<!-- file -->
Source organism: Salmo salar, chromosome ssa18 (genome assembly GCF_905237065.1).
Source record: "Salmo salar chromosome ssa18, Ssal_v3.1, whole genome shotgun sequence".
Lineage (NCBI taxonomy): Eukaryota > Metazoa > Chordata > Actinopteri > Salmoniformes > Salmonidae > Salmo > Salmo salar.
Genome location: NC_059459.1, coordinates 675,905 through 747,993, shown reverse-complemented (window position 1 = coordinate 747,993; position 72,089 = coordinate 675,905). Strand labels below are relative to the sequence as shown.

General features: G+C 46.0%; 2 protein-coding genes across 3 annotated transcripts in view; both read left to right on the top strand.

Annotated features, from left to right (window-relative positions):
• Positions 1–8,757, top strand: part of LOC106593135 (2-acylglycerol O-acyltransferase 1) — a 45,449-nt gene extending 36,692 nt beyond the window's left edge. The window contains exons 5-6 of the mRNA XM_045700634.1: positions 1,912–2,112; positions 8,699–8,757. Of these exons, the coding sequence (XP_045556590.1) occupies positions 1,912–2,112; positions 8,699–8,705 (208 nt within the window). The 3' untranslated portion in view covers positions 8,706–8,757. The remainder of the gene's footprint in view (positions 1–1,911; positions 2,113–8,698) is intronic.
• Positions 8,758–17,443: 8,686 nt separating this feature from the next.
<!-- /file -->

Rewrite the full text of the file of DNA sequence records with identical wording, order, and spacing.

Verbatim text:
Source organism: Salmo salar, chromosome ssa18 (genome assembly GCF_905237065.1).
Source record: "Salmo salar chromosome ssa18, Ssal_v3.1, whole genome shotgun sequence".
Lineage (NCBI taxonomy): Eukaryota > Metazoa > Chordata > Actinopteri > Salmoniformes > Salmonidae > Salmo > Salmo salar.
Genome location: NC_059459.1, coordinates 675,905 through 747,993, shown reverse-complemented (window position 1 = coordinate 747,993; position 72,089 = coordinate 675,905). Strand labels below are relative to the sequence as shown.

General features: G+C 46.0%; 2 protein-coding genes across 3 annotated transcripts in view; both read left to right on the top strand.

Annotated features, from left to right (window-relative positions):
• Positions 1–8,757, top strand: part of LOC106593135 (2-acylglycerol O-acyltransferase 1) — a 45,449-nt gene extending 36,692 nt beyond the window's left edge. The window contains exons 5-6 of the mRNA XM_045700634.1: positions 1,912–2,112; positions 8,699–8,757. Of these exons, the coding sequence (XP_045556590.1) occupies positions 1,912–2,112; positions 8,699–8,705 (208 nt within the window). The 3' untranslated portion in view covers positions 8,706–8,757. The remainder of the gene's footprint in view (positions 1–1,911; positions 2,113–8,698) is intronic.
• Positions 8,758–17,443: 8,686 nt separating this feature from the next.